Using Technology to Enhance, Rather than Erode, Moral Systems
We often think of intelligence as a property of individual people, animals, or even machines. But whole groups and communities can also evince all sorts of intelligence as collectives. David Sloan Wilson hypothesizes that the strongest group intelligence emerges when deep and varied internal communications exist among the group members.
This project emerges from the following assumptions:
• Group-level intelligence requires a process of selection and mechanisms for suppressing disruptive evolutionary processes in groups.
• Because human moral systems present these conditions, they are prerequisites for group-level intelligence in society.
• Human moral systems have been coevolving with technology for a long time. This has led to an increase in the scale of cooperative human society, from small hunter-gatherer groups to the mega-societies of today. But we still fall far short of planetary-level cooperation and intelligence.
• Recent developments in evolutionary science give us a multi-disciplinary theoretical framework for understanding past, present, and future technology-assisted moral systems.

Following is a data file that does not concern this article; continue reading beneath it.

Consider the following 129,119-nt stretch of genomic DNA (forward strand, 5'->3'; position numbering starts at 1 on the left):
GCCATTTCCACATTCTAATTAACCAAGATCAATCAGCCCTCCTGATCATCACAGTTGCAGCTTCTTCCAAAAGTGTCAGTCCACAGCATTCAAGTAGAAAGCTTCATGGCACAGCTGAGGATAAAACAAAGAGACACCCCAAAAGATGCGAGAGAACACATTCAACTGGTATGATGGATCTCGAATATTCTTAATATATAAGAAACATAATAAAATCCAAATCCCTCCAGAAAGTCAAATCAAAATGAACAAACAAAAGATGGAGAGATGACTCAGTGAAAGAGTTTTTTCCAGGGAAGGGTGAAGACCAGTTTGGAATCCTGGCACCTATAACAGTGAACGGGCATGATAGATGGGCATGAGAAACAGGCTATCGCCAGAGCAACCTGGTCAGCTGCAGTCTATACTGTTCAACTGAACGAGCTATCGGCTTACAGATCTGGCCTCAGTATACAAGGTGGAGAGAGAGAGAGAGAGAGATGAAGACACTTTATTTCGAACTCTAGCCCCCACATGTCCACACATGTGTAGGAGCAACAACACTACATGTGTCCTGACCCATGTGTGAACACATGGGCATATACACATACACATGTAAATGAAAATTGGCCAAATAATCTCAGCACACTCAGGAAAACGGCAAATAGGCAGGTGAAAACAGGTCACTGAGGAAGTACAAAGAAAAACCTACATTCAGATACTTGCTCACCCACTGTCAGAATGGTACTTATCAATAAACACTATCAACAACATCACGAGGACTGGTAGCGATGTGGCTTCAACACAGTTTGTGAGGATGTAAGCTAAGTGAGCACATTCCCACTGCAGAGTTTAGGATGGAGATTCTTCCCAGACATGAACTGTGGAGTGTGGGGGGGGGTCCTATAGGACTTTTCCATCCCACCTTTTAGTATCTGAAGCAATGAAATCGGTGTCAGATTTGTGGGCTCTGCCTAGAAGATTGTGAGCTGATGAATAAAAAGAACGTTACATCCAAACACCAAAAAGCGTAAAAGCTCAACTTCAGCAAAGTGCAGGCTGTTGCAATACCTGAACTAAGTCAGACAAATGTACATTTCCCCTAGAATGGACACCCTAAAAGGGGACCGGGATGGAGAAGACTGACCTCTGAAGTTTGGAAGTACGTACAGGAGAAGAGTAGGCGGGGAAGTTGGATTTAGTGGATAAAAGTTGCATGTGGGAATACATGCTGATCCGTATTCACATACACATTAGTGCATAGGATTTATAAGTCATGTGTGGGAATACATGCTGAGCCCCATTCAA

This project’s activities will advance basic scientific research, communicate to the public, and create a technology-assisted architecture for intelligent moral communities at many levels, from small groups to the planet. To study the nature of morality and the cultural evolution of large-scale societies, its basic scientific research will draw on the extensive network of scientists already assembled by the Evolution Institute (EI). Public communications will be based on EI’s “Science to Narrative Chain” communication strategy. Dissemination efforts will include seed funds for a documentary film.
The team will implement the architecture at various scales to establish what Ostrom called “polycentric governance” and what can be understood in evolutionary terms as multicellular society.